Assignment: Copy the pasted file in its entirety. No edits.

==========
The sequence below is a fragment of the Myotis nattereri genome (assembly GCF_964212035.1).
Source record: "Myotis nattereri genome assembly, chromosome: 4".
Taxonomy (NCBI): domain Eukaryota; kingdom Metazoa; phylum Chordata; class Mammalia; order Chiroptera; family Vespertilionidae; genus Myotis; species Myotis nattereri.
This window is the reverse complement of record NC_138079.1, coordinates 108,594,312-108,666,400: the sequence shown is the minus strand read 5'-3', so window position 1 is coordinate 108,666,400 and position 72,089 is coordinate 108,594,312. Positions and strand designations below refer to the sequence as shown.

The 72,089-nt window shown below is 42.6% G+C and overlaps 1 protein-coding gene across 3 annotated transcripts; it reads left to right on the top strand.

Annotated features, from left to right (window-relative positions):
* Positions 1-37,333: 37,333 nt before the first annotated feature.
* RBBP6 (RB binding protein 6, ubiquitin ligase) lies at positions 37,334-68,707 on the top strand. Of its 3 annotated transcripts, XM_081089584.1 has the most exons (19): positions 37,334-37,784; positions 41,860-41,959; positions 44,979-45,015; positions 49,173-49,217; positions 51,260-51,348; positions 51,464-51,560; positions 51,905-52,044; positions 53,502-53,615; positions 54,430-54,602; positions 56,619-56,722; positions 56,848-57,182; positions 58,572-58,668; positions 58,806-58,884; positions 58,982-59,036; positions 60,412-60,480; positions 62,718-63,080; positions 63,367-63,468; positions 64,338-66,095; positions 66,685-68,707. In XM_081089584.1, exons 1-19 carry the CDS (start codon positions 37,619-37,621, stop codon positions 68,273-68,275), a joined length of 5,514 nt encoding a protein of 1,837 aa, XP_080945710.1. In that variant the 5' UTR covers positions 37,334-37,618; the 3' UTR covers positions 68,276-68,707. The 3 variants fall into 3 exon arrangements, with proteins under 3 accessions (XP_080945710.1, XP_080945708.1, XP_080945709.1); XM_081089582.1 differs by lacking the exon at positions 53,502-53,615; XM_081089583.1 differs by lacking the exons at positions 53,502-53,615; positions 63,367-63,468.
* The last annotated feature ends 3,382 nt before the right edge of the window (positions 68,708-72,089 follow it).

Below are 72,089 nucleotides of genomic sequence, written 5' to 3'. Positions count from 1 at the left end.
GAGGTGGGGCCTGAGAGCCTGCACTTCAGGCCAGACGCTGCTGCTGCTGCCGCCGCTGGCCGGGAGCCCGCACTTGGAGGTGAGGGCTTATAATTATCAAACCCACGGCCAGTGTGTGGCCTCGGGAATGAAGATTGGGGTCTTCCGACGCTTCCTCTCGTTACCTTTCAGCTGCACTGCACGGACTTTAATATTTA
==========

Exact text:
The sequence below is a fragment of the Myotis nattereri genome (assembly GCF_964212035.1).
Source record: "Myotis nattereri genome assembly, chromosome: 4".
Taxonomy (NCBI): domain Eukaryota; kingdom Metazoa; phylum Chordata; class Mammalia; order Chiroptera; family Vespertilionidae; genus Myotis; species Myotis nattereri.
This window is the reverse complement of record NC_138079.1, coordinates 108,594,312-108,666,400: the sequence shown is the minus strand read 5'-3', so window position 1 is coordinate 108,666,400 and position 72,089 is coordinate 108,594,312. Positions and strand designations below refer to the sequence as shown.

The 72,089-nt window shown below is 42.6% G+C and overlaps 1 protein-coding gene across 3 annotated transcripts; it reads left to right on the top strand.

Annotated features, from left to right (window-relative positions):
* Positions 1-37,333: 37,333 nt before the first annotated feature.
* RBBP6 (RB binding protein 6, ubiquitin ligase) lies at positions 37,334-68,707 on the top strand. Of its 3 annotated transcripts, XM_081089584.1 has the most exons (19): positions 37,334-37,784; positions 41,860-41,959; positions 44,979-45,015; positions 49,173-49,217; positions 51,260-51,348; positions 51,464-51,560; positions 51,905-52,044; positions 53,502-53,615; positions 54,430-54,602; positions 56,619-56,722; positions 56,848-57,182; positions 58,572-58,668; positions 58,806-58,884; positions 58,982-59,036; positions 60,412-60,480; positions 62,718-63,080; positions 63,367-63,468; positions 64,338-66,095; positions 66,685-68,707. In XM_081089584.1, exons 1-19 carry the CDS (start codon positions 37,619-37,621, stop codon positions 68,273-68,275), a joined length of 5,514 nt encoding a protein of 1,837 aa, XP_080945710.1. In that variant the 5' UTR covers positions 37,334-37,618; the 3' UTR covers positions 68,276-68,707. The 3 variants fall into 3 exon arrangements, with proteins under 3 accessions (XP_080945710.1, XP_080945708.1, XP_080945709.1); XM_081089582.1 differs by lacking the exon at positions 53,502-53,615; XM_081089583.1 differs by lacking the exons at positions 53,502-53,615; positions 63,367-63,468.
* The last annotated feature ends 3,382 nt before the right edge of the window (positions 68,708-72,089 follow it).

Below are 72,089 nucleotides of genomic sequence, written 5' to 3'. Positions count from 1 at the left end.
GAGGTGGGGCCTGAGAGCCTGCACTTCAGGCCAGACGCTGCTGCTGCTGCCGCCGCTGGCCGGGAGCCCGCACTTGGAGGTGAGGGCTTATAATTATCAAACCCACGGCCAGTGTGTGGCCTCGGGAATGAAGATTGGGGTCTTCCGACGCTTCCTCTCGTTACCTTTCAGCTGCACTGCACGGACTTTAATATTTA